Hot Figure Toys 11" Japan Anime Sexy Doll Keumaya Final Hyper Nurse Commander Erika Naked PVC Sailo

'I'm the king of the swimmers': Rare sighting of orang-utan taking a dip in crocodile infested river


Sif the orangutan was not deterred from going into the water despite the possibility that there might be crocodiles beneath the surface

This is the incredible moment orangutans were spotted diving into a river for a swim - and even fishing for dinner.

In scenes which have left wildlife experts baffled, the 'king of the swimmers' leaps into the muddy water before swimming to the other side in an amazing aquatic display.
And another carefully shimmies down a tree towards the river before plucking a fish straight from the water.

The amazing pictures show they have obviously overcome their natural fear of getting wet - and that they're even brave enough to tackle water where they suspect crocodiles are lurking.

Sif shimmies down the tree to the river and plucks a fish from the waters below

Professor Anne Russon, 64, who has studied orangutans since 1989, witnessed the extraordinarily rare sightings.

She said: 'They're sinkers and they know it, which is why they're very cautious anyway.

'The swimmer is called Sif and she'd only try this if she was entirely confident she could reach her target without sinking.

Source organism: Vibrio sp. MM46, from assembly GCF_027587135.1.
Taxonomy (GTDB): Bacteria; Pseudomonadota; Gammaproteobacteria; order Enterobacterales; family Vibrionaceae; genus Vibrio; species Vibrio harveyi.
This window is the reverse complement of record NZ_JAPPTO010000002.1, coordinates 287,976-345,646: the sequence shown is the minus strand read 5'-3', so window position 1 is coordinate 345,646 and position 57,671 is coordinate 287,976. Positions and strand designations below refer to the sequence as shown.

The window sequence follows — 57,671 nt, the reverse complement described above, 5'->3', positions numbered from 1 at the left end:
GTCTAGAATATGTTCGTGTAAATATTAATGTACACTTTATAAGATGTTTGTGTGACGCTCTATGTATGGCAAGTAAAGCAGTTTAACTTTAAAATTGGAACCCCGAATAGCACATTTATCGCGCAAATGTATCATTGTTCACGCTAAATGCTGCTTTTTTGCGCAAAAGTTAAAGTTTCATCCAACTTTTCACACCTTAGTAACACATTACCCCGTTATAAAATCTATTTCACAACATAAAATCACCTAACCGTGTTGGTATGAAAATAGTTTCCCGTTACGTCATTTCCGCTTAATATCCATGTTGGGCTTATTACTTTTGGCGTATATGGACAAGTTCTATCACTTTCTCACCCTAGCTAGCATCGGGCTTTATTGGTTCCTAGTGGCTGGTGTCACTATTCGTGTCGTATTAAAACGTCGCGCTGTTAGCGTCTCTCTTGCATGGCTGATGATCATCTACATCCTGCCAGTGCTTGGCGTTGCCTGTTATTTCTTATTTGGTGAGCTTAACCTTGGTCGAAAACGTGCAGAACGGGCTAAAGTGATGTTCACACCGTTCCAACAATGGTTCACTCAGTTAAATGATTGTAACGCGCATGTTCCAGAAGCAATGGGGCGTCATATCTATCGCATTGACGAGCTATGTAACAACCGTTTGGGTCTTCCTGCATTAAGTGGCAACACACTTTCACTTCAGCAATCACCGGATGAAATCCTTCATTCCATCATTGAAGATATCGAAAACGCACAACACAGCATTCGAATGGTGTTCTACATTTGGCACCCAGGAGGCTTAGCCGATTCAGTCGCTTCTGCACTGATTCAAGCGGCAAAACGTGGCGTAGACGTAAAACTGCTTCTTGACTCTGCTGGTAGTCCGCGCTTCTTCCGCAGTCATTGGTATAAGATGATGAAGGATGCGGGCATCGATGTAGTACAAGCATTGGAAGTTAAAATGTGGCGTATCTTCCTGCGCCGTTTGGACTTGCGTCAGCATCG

'She's a real water baby - she has lots of water skills. She uses it for serious purposes like crossing wide bodies of water too deep for wading but could play in water for more than half an hour if she wanted.

'The other is called Menteng who is an older adolescent male. He has very advanced skills and in these pictures you see him picking a large fish out and inspecting it.

Head above water: Orangutans are rarely seen swimming

Sif not only swims for practical reasons but she sometimes spends up to an hour playing around

'Orangutans and other great apes are reputed, incorrectly it seems, to be afraid of water. Some probably are, but of course so are some humans.

'They have drowned in zoos because they've fallen into water-filled moats surrounding their enclosure.

'There are also other things dangerous to them in water like crocodiles and large snakes - so there are many reasons water wouldn't be much of an attraction to them.'

The amazing pictures were taken at an orangutan rehabilitation facility called Nyaru Menteng in Kalimantan, Indonesian Borneo, at the end of the dry season late last year.

Anne, from Toronto, Canada, is a psychologist so her research was psychology-bent - focusing on their behaviour, intelligence and learning.

She added: 'It's really useful for rehab, because rehab is mostly about how they learn the skills they need to survive in the forest.'

source: dailymail